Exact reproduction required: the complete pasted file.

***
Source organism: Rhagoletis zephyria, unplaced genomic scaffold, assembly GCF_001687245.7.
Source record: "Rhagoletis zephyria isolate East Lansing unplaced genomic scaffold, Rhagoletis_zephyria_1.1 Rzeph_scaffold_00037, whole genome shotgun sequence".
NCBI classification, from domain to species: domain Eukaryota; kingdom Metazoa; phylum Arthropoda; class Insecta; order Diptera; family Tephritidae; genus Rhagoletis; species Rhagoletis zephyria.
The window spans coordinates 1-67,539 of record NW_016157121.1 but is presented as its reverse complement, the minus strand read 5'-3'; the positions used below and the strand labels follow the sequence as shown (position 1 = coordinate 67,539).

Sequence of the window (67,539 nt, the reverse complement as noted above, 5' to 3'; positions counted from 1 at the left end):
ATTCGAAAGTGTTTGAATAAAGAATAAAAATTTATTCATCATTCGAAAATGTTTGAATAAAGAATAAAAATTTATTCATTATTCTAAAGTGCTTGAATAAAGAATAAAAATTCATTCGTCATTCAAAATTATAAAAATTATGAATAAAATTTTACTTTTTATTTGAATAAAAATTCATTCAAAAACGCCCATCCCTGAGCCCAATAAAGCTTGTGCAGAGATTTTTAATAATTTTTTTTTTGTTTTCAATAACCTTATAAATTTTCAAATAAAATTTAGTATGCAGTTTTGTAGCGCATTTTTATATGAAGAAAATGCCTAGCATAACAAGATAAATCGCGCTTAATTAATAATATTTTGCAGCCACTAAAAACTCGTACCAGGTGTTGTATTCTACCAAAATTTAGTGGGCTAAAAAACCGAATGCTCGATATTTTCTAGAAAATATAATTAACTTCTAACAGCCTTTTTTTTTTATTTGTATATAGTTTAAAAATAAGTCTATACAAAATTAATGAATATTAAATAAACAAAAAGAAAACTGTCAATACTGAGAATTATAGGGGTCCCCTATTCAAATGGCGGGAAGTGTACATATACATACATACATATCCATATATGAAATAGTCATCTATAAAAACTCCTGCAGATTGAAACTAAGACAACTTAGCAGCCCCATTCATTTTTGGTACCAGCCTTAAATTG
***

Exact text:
Source organism: Rhagoletis zephyria, unplaced genomic scaffold, assembly GCF_001687245.7.
Source record: "Rhagoletis zephyria isolate East Lansing unplaced genomic scaffold, Rhagoletis_zephyria_1.1 Rzeph_scaffold_00037, whole genome shotgun sequence".
NCBI classification, from domain to species: domain Eukaryota; kingdom Metazoa; phylum Arthropoda; class Insecta; order Diptera; family Tephritidae; genus Rhagoletis; species Rhagoletis zephyria.
The window spans coordinates 1-67,539 of record NW_016157121.1 but is presented as its reverse complement, the minus strand read 5'-3'; the positions used below and the strand labels follow the sequence as shown (position 1 = coordinate 67,539).

Sequence of the window (67,539 nt, the reverse complement as noted above, 5' to 3'; positions counted from 1 at the left end):
ATTCGAAAGTGTTTGAATAAAGAATAAAAATTTATTCATCATTCGAAAATGTTTGAATAAAGAATAAAAATTTATTCATTATTCTAAAGTGCTTGAATAAAGAATAAAAATTCATTCGTCATTCAAAATTATAAAAATTATGAATAAAATTTTACTTTTTATTTGAATAAAAATTCATTCAAAAACGCCCATCCCTGAGCCCAATAAAGCTTGTGCAGAGATTTTTAATAATTTTTTTTTTGTTTTCAATAACCTTATAAATTTTCAAATAAAATTTAGTATGCAGTTTTGTAGCGCATTTTTATATGAAGAAAATGCCTAGCATAACAAGATAAATCGCGCTTAATTAATAATATTTTGCAGCCACTAAAAACTCGTACCAGGTGTTGTATTCTACCAAAATTTAGTGGGCTAAAAAACCGAATGCTCGATATTTTCTAGAAAATATAATTAACTTCTAACAGCCTTTTTTTTTTATTTGTATATAGTTTAAAAATAAGTCTATACAAAATTAATGAATATTAAATAAACAAAAAGAAAACTGTCAATACTGAGAATTATAGGGGTCCCCTATTCAAATGGCGGGAAGTGTACATATACATACATACATATCCATATATGAAATAGTCATCTATAAAAACTCCTGCAGATTGAAACTAAGACAACTTAGCAGCCCCATTCATTTTTGGTACCAGCCTTAAATTG